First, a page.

A reference to an outstanding or extraordinary person; a nickname for such
You know Jodie?? She is such a craic!
by Lolatyou October 31, 2013
Craic (pronounced "crack") is an Irish word with no direct translation in English.

It is generally used to describe fun, banter, a good time, etc.

It is used both in the Irish language and as a slang word in Ireland and Northern Ireland.

It is in no way linked to the English word "crack", although "craic" is often spelled as "crack" by those who are unfamiliar with the Irish spelling.

The Irish word "craiceáilte" (meaning "crazy", often used to describe a person who is wild and eccentric) comes from "craic".

Craic as a slang word in the English language has several applications:

1. To describe a person who is fun to be around

2. To describe a party or other social event that was very enjoyable, often ones involving alcohol

3. To ask someone how they are or to inquire about recent events/gossip

In the Irish language it is generally used to describe a social event
1. Ciara's great craic

2. The party was good craic, We had great craic at the pub

3. What's the craic?, How was the craic last night?

Bhí a lán craic againn (We had great craic)
by Cailín Dána May 28, 2011
Highly versatile word used throughout Ireland (not just the north as has been asserted by some) ,meaning (shared and /or convival) fun, or excitement e.g."great crack at the disco last night!", also news "What's the crack?" It also has a subsidiary meaning of "Funny business". "Don't come that crack with me!" (Don't mess with me) Clearly related to "crack" in standard English, as in "wisecracks,""cracking jokes" etc.While proponents of "Ulster-Scots" (northern Hiberno-English) claim that it was assimilated into Irish and then Hiberno-English from Scots or Ulster-Scots the truth is more complex. The (Gaelic) Irish lexicographer Dineen lists the term "cracaire" (basically an asshole!) neary a century ago while Newnes New Comprehensive Dictionary of the English Languge (circa 1920)ascribes Dutch, Anglo-Saxon and Gaelic antecedents to the word "crack" when used in the sense of fun or chat - but not in Scots (language) except in the sense of "an instant" e.g. "the crack of dawn". The spelling "craic" is of relatively recent origin, probably for pseudo-aesthetic reasons.Whatever its antecedence it is clear that the word has now evolved a uniquely Irish and largely gaelic persona.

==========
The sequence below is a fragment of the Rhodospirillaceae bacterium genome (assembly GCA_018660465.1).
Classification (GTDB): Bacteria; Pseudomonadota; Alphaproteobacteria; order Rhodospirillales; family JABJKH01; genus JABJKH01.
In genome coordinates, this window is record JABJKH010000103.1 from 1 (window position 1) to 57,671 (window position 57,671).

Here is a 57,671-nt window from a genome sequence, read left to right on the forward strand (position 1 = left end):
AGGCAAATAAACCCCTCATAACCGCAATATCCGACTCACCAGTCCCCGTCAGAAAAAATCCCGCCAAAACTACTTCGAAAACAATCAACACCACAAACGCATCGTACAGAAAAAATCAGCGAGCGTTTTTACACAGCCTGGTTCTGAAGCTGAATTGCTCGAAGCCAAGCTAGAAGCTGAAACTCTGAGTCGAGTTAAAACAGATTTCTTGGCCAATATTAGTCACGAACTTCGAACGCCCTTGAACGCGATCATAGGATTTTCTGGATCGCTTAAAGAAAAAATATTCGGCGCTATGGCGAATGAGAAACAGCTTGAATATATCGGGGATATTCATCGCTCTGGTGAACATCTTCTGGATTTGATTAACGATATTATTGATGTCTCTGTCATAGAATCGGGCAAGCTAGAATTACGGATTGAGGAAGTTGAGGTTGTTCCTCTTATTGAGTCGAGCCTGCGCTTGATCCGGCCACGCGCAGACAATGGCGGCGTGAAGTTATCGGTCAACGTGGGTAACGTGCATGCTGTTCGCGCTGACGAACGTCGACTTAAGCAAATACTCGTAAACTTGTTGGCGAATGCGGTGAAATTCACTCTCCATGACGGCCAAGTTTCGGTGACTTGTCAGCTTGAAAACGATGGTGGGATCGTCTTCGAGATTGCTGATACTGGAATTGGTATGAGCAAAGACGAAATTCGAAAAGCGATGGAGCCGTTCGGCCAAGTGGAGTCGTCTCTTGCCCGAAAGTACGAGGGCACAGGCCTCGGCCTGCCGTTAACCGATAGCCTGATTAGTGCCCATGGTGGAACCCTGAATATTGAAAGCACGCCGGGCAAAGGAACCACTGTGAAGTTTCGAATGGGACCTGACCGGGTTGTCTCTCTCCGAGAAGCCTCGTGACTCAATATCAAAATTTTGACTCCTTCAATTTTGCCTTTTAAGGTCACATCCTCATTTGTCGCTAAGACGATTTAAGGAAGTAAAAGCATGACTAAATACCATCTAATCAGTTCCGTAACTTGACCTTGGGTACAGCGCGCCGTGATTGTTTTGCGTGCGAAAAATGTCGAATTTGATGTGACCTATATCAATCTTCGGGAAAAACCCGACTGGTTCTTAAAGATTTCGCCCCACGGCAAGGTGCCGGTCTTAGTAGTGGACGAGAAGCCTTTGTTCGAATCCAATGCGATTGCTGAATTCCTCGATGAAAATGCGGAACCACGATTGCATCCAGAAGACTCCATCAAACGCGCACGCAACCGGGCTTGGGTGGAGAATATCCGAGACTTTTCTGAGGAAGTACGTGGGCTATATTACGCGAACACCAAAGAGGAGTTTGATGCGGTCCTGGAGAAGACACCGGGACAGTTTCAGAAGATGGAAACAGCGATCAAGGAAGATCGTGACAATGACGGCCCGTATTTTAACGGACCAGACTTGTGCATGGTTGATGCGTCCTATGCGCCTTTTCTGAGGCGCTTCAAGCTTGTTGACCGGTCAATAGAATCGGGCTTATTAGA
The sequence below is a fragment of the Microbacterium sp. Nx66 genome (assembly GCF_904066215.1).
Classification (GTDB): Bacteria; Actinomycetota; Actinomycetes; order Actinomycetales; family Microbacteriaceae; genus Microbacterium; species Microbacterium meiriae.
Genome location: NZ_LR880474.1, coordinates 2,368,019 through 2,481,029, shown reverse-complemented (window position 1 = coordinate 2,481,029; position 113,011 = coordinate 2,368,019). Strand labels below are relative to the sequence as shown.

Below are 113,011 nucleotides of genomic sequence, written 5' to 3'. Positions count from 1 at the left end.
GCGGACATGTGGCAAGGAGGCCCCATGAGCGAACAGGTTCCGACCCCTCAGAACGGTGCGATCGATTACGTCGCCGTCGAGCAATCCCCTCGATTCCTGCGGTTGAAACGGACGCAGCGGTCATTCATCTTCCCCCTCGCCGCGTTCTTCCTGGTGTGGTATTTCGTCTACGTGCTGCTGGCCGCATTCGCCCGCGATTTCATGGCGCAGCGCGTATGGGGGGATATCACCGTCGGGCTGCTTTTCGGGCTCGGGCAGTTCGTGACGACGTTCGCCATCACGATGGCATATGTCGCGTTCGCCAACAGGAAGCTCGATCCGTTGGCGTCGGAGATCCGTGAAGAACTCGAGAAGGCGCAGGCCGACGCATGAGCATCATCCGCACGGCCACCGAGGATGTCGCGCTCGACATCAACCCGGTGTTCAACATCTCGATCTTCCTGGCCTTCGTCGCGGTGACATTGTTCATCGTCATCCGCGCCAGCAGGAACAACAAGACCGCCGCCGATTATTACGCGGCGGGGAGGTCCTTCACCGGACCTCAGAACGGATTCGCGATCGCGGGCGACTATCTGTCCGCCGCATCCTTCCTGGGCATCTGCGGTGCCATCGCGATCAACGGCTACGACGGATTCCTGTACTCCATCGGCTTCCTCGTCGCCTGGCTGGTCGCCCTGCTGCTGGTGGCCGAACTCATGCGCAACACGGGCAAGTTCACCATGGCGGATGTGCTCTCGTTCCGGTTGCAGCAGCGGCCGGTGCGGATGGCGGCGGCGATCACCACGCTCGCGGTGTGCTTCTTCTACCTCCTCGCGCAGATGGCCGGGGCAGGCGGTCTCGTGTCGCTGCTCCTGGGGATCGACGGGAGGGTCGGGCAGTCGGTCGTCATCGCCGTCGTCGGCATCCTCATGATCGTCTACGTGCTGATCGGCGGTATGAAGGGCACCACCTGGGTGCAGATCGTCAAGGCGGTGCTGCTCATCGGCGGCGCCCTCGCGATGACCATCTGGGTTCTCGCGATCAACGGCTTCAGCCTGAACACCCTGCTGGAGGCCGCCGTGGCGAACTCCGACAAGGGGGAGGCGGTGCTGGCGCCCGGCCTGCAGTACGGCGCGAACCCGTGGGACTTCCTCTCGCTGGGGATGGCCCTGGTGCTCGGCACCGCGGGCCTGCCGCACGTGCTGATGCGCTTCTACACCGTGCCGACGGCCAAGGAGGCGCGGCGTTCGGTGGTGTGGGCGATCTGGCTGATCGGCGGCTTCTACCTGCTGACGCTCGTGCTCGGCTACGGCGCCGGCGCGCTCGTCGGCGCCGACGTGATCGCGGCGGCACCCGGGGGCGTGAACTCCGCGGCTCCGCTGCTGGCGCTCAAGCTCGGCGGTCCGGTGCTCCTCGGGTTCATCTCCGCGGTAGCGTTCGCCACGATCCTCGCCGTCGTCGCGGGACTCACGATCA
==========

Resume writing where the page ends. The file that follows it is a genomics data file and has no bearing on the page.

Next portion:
Great craic at the disco last night What's the craic?/Any craic? That's no craic! The craic was ninety!craic agus ceol
by Con-John a 'Bheirne March 23, 2010
also known as "Cocaine" in Ireland.
by laughinsohard September 28, 2013
Craic, Having fun, having a good time, the latest info on whats happening in your social circle. Saying whats the craic? is similar to saying whats up? The word craic seems to stem from Northern Ireland slang. But has branched out due to being picked up by tourists who have exported the term.
In a scenario where one was out at a nightclub and had a good time when queried on how good persay your night was you might reply it was great craic. You might then reply any craic last night yourself. Not to be confused with the habit of indulging in cocaine use although some people find this term funny to confuse people who are unaware of what having some craic means.
by Youngen May 26, 2006
irish word for "fun", "Sport".....
What's the craic? (what's up?)
Lets have some craic! (lets go to the pub/disco/anywhere)
by Cully April 01, 2003
Irish, word for fun or a good time, can also be used in conjuction with bad to give bad craic, obviously the opposite of good craic.
Whats the craic?
Was it good craic?
Thats bad craic.
by Joseph Ward June 12, 2004

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